Chinese communities join in on the fun

Updated: 2015-02-17 11:12

By Paul Welitzkin in New York(China Daily USA)

  Print Mail Large Medium  Small 分享按钮 0

Chinese communities join in on the fun

Young dancers from the New Mexico Chinese School of Arts and Language perform at last year's New Year celebration in Albuquerque. Provided to China Daily

Thursday marks the arrival of the Chinese Lunar New Year, and although thousands of miles and in many cases several generations away from celebrations in the mainland, Chinese communities across the United States also will gather to mark the holiday.

Major celebrations will take place in New York City and San Francisco, but also in cities that may be little known for their Chinese communities. Here is a look at three such cities and their New Year's events.

Albuquerque, New Mexico

Chinese first came to New Mexico in the 1880s, according to Changjian Feng, a professor in the pharmaceutical sciences department at the University of New Mexico in Albuquerque.

"Chinese Americans would find their way to New Mexico on the railroads and as miners. The dangerous, Western leg of the transcontinental railroad was built by Chinese laborers. When the railroad came to Albuquerque in the late 1800s, Chinese immigrants and laborers came with it," said Feng.

The Chinese community in Albuquerque, the state's largest city, numbers about 3,000. In 2013, the US Census Bureau estimated the state population at 2.08 million, with approximately 1.6 percent of Asian descent.

"We have a number of professionals who work at the university like me," said Feng. "We also have scientists who work at the Sandia National Laboratories (an engineering and science laboratory operated by Sandia Corporation, a Lockheed Martin Company, for the US Department of Energy's National Nuclear Security Administration). We also are represented by physicians in private practice and those who practice Traditional Chinese Medicine."

Feng also serves as principal of the New Mexico Chinese School of Arts and Language. The Albuquerque school is open to all members of the community and provides classes for beginners and advanced instruction for those with basic Mandarin skills. It also offers art and music classes.

The school's New Year's celebration will be held on Feb 22. Feng anticipates 200 to 300 people will attend. Also on Feb 22, the University of New Mexico's Chinese Spring Festival Gala will be held on the campus. It is sponsored by the school's Chinese Students and Scholars Association and co-sponsored by the Consulate General office in Los Angeles and the university's Graduate and Professional Student Association.

Columbus, Ohio

The Chinese population in Columbus is about 20,000, according to Minru Li, assistant director of National East Asian Languages Resource Center at Ohio State University. The school has over 3,000 international students with more than half from China.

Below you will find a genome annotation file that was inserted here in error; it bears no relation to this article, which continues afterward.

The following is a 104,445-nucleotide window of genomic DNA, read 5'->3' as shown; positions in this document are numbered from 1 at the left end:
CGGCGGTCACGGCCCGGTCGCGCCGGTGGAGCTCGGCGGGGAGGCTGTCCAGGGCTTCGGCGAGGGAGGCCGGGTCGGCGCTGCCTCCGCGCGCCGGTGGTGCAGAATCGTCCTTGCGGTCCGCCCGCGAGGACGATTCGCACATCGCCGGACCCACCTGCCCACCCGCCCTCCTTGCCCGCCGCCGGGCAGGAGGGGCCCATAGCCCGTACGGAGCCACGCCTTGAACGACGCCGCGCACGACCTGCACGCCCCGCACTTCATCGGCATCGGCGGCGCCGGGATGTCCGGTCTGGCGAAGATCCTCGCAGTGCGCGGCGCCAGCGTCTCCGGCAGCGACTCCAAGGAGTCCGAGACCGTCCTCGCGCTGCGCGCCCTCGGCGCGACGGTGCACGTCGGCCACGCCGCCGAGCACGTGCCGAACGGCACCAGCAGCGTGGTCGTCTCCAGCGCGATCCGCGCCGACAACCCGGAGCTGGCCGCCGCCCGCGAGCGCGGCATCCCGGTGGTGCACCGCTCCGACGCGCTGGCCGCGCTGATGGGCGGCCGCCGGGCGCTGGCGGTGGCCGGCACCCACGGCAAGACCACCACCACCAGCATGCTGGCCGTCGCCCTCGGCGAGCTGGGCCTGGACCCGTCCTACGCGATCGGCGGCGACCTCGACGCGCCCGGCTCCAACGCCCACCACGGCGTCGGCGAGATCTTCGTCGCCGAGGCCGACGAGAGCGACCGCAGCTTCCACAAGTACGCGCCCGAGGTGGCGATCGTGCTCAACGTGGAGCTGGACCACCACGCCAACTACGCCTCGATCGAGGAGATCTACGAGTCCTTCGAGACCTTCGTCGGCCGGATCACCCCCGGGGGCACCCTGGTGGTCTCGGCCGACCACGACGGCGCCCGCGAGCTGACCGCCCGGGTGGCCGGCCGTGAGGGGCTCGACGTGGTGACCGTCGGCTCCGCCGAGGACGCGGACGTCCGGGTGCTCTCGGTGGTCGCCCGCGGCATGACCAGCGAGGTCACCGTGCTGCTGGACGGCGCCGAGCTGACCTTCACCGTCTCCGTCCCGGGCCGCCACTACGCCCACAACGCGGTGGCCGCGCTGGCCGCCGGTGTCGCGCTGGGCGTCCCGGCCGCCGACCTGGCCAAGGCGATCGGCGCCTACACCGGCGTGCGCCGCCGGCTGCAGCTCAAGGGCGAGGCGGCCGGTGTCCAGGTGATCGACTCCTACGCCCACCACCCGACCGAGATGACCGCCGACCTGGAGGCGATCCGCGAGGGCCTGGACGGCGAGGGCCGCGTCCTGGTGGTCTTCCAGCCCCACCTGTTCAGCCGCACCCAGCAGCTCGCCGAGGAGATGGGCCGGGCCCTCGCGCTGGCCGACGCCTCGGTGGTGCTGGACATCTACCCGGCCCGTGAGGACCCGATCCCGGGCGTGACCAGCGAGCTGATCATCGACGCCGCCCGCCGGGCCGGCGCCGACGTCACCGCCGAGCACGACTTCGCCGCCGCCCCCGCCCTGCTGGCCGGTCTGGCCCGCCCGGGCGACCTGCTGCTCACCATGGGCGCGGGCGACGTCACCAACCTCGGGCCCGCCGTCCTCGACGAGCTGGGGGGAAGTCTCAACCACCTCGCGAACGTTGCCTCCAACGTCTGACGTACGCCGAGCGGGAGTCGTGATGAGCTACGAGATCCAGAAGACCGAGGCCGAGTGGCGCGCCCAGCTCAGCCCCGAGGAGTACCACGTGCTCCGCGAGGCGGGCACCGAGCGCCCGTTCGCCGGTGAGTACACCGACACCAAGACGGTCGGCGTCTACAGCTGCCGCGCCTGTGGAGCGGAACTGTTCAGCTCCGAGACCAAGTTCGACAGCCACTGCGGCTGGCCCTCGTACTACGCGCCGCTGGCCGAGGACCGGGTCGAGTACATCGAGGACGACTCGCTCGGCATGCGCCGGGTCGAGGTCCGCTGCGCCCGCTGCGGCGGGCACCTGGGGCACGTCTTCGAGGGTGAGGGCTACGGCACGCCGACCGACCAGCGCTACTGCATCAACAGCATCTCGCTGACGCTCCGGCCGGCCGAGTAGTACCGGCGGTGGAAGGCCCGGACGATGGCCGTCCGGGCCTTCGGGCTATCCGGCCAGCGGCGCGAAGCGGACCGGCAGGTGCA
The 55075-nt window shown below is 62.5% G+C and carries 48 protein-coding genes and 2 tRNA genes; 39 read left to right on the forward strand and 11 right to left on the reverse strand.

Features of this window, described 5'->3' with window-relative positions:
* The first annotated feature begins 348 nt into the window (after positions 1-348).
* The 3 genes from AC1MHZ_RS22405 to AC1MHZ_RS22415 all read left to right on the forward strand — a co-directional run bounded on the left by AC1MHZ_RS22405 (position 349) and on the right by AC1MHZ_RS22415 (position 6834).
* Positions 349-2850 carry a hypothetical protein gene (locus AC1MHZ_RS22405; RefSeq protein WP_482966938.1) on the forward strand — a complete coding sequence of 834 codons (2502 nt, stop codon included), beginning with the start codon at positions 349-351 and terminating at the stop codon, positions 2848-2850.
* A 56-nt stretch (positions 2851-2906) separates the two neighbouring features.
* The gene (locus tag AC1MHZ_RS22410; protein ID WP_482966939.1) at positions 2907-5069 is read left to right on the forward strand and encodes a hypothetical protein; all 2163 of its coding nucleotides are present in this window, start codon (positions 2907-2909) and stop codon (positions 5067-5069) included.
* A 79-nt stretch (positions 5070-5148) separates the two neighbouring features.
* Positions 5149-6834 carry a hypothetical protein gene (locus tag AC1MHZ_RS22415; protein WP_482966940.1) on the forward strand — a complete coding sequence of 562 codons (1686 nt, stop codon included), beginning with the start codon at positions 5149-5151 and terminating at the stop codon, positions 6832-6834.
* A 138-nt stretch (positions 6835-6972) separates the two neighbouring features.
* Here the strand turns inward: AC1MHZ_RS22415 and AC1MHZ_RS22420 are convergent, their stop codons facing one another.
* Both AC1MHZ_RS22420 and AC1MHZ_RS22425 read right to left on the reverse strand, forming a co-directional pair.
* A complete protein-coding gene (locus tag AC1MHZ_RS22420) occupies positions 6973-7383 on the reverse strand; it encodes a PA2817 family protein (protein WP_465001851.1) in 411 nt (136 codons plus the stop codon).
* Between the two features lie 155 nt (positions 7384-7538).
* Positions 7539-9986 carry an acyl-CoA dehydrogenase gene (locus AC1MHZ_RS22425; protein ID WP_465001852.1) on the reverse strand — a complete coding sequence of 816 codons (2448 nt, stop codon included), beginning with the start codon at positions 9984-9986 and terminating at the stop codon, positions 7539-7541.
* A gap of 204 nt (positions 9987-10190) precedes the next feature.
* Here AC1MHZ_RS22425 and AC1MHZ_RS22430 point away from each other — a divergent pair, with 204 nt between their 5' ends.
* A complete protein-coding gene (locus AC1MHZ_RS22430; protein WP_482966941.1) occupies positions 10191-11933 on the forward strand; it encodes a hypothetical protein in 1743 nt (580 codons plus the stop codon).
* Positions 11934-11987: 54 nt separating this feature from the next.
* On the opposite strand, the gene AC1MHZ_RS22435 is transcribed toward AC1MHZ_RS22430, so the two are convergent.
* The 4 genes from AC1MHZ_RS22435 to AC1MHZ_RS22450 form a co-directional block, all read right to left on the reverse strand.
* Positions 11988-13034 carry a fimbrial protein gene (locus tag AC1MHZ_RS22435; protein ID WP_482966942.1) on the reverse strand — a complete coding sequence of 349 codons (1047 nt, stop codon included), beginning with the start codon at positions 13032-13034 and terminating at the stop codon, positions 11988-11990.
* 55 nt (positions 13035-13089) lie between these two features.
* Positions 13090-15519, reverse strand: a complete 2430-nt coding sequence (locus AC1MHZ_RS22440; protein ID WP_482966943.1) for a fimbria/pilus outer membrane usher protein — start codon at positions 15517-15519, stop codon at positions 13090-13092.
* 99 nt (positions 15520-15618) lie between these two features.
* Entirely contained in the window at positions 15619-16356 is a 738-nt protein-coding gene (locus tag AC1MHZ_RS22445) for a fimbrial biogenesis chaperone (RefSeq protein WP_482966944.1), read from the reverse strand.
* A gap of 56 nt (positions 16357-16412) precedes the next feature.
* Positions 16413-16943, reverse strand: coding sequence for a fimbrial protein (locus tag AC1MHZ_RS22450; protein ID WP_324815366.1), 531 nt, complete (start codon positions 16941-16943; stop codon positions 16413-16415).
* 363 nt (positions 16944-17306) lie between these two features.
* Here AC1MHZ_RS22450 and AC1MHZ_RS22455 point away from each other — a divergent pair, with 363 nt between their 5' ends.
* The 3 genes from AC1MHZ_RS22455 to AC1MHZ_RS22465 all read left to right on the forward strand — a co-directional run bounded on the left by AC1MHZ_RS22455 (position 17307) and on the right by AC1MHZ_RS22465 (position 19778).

"The first official record of arrival of natives from China in Ohio was in 1843," Li said. "The first Chinese in Columbus came in 1893 and the first Chinese laundry opened in 1898."

Li said the Chinese community is composed mainly of middle-class professionals who work at large companies, such as Columbus-based Nationwide Insurance and at Chemical Abstracts, a scientific organization.

On Feb 21, the Chinese Students and Scholars Association (CSSA) at OSU will sponsor a New Year's celebration. On Feb 22, the Ohio Chinese School in Worthington, a Columbus suburb, will hold a New Year's event. And on Feb 23 the Chinese Culture Club at OSU will hold a celebration. Members of the club are Americans studying Chinese language, culture and history. "Quite a few of the members have no Asian or Chinese heritage. Many members are second and third generation Chinese," said Karen Mancl, a professor and adviser to the group.

Nashville, Tennessee

Chinese first arrived in Tennessee in the late 19th century, according to Dr Ming Wang, a physician, president of the Tennessee Chinese Chamber of Commerce and honorary chairman of the Tennessee American-Chinese Chamber of Commerce."My understanding is that after the Civil War ended in 1865; the south was very strong in agriculture. The Chinese were brought in to labor on cotton farms," he said.

Wang said the state's Chinese community now numbers about 50,000, primarily in Knoxville, home of the University of Tennessee, Memphis and Nashville.

"The first wave of modern immigrants to Tennessee was employed on farms or operated restaurants and retail shops and was mostly from Taiwan," Wang said. The second wave which began in the 1970s, were more professionally focused including physicians (like Wang) and research scientists at colleges, including Vanderbilt University in Nashville and the University of Tennessee.

"The Chinese community in Nashville and in Tennessee is a lot like the Chinese communities in San Francisco or New York City 50 years ago," said Wang. "Most of the Chinese Americans here are still engaged in professions traditionally represented by Chinese Americans such as being restaurant owners and university researchers. The challenge faced by the Chinese Americans here in the heartland of America today is how to step out of the comfort zone of our own ethnicity and integrate more effectively and in larger numbers into American mainstream activities."

Two major Chinese New Year events will be held in Nashville. On Feb. 21, the Asian American Student Association will present the annual Asian New Year Festival, a showcase of dances and performances spanning 11 countries across Asia on the Vanderbilt campus. On Feb 22, the Greater Nashville Chinese Association, which consists of mostly business people, will hold a New Year's celebration focused on the community.